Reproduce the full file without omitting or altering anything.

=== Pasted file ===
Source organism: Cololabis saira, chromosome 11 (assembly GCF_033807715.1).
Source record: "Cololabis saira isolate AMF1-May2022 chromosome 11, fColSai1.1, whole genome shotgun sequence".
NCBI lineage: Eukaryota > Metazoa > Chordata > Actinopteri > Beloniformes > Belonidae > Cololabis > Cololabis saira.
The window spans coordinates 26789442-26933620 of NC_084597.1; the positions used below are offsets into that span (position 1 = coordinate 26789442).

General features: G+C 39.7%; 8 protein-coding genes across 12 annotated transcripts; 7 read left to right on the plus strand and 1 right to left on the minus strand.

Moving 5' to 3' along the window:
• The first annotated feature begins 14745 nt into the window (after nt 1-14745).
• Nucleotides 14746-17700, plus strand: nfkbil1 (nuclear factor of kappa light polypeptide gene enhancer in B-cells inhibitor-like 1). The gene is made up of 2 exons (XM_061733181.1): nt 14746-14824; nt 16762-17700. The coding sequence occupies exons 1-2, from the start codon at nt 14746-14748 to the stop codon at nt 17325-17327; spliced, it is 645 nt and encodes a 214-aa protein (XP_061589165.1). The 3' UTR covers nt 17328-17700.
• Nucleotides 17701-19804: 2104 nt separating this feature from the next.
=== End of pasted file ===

Source organism: Cololabis saira, chromosome 11 (assembly GCF_033807715.1).
Source record: "Cololabis saira isolate AMF1-May2022 chromosome 11, fColSai1.1, whole genome shotgun sequence".
NCBI lineage: Eukaryota > Metazoa > Chordata > Actinopteri > Beloniformes > Belonidae > Cololabis > Cololabis saira.
The window spans coordinates 26789442-26933620 of NC_084597.1; the positions used below are offsets into that span (position 1 = coordinate 26789442).

General features: G+C 39.7%; 8 protein-coding genes across 12 annotated transcripts; 7 read left to right on the plus strand and 1 right to left on the minus strand.

Moving 5' to 3' along the window:
• The first annotated feature begins 14745 nt into the window (after nt 1-14745).
• Nucleotides 14746-17700, plus strand: nfkbil1 (nuclear factor of kappa light polypeptide gene enhancer in B-cells inhibitor-like 1). The gene is made up of 2 exons (XM_061733181.1): nt 14746-14824; nt 16762-17700. The coding sequence occupies exons 1-2, from the start codon at nt 14746-14748 to the stop codon at nt 17325-17327; spliced, it is 645 nt and encodes a 214-aa protein (XP_061589165.1). The 3' UTR covers nt 17328-17700.
• Nucleotides 17701-19804: 2104 nt separating this feature from the next.